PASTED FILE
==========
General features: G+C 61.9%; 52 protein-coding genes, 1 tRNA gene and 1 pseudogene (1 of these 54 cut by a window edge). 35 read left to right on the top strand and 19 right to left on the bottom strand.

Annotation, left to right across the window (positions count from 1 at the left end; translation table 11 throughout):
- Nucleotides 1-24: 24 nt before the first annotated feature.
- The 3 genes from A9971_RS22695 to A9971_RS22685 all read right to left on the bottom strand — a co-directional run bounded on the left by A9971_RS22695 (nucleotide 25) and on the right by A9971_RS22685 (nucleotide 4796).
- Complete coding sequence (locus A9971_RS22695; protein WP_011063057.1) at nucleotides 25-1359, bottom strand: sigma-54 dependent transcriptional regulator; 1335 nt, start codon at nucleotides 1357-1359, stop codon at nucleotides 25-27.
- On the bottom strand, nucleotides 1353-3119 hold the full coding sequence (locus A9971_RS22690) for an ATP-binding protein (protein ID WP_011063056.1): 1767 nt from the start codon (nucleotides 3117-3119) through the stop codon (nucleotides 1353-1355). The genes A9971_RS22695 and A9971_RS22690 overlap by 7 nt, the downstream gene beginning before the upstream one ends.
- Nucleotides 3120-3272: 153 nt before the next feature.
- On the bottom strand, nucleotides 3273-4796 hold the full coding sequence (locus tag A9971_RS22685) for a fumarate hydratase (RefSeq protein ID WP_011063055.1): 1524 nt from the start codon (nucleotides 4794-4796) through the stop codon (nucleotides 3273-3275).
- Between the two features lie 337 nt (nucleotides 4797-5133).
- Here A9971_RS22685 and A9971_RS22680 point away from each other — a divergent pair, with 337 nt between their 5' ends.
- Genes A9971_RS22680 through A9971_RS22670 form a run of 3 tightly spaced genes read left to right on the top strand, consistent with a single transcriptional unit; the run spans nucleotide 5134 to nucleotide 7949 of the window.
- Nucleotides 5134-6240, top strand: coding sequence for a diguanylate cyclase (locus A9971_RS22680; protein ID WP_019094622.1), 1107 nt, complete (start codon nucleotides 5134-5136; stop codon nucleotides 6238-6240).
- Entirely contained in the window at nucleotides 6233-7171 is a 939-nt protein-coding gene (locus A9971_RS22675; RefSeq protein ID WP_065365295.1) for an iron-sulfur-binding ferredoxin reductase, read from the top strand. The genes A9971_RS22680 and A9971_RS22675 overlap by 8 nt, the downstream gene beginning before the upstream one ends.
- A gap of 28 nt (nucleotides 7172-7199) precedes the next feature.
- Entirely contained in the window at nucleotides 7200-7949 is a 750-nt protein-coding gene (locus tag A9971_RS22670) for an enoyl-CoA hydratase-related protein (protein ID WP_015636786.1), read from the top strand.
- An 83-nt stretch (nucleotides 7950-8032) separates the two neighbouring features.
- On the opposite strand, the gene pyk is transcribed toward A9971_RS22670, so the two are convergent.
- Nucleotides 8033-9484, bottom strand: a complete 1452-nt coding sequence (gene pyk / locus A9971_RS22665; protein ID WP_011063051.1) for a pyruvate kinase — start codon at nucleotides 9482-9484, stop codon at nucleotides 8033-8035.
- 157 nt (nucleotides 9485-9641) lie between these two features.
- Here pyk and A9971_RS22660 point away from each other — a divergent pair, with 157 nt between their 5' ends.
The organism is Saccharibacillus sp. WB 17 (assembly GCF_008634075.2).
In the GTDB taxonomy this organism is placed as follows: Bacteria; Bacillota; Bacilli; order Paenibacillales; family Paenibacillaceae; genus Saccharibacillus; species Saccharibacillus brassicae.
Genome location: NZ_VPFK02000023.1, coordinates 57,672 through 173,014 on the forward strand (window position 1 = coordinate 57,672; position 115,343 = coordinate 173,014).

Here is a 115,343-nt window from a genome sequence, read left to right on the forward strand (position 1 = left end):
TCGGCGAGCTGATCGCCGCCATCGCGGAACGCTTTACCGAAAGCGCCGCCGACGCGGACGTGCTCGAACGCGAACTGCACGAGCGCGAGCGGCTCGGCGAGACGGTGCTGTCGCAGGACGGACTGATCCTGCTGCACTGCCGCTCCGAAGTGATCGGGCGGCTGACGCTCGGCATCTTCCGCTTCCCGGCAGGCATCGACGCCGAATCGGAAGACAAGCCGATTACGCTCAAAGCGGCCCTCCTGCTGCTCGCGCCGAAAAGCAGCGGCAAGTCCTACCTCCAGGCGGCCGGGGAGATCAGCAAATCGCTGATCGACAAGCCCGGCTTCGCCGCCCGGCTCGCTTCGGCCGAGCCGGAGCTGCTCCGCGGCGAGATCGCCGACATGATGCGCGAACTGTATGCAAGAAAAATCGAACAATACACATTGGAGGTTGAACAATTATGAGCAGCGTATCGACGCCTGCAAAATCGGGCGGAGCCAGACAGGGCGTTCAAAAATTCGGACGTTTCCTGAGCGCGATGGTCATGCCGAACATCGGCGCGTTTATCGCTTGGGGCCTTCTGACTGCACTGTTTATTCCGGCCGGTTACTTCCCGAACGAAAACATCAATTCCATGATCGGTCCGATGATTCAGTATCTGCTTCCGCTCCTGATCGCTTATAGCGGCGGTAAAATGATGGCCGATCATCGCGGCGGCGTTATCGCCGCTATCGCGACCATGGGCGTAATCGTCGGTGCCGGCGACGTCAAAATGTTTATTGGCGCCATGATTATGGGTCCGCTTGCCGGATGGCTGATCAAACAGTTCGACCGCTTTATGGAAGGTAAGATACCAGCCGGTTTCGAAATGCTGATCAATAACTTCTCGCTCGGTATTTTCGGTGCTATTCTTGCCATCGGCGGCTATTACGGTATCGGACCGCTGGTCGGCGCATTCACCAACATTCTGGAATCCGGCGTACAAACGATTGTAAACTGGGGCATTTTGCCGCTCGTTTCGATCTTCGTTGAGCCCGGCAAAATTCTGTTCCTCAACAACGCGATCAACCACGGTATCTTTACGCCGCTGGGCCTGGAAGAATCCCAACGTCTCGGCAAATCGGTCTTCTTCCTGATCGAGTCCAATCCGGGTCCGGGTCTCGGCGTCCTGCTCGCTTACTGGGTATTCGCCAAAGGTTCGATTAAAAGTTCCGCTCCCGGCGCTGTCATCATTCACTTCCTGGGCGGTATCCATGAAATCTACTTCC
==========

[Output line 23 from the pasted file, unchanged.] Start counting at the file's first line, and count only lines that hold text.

Genome location: NZ_VPFK02000023.1, coordinates 57,672 through 173,014 on the forward strand (window position 1 = coordinate 57,672; position 115,343 = coordinate 173,014).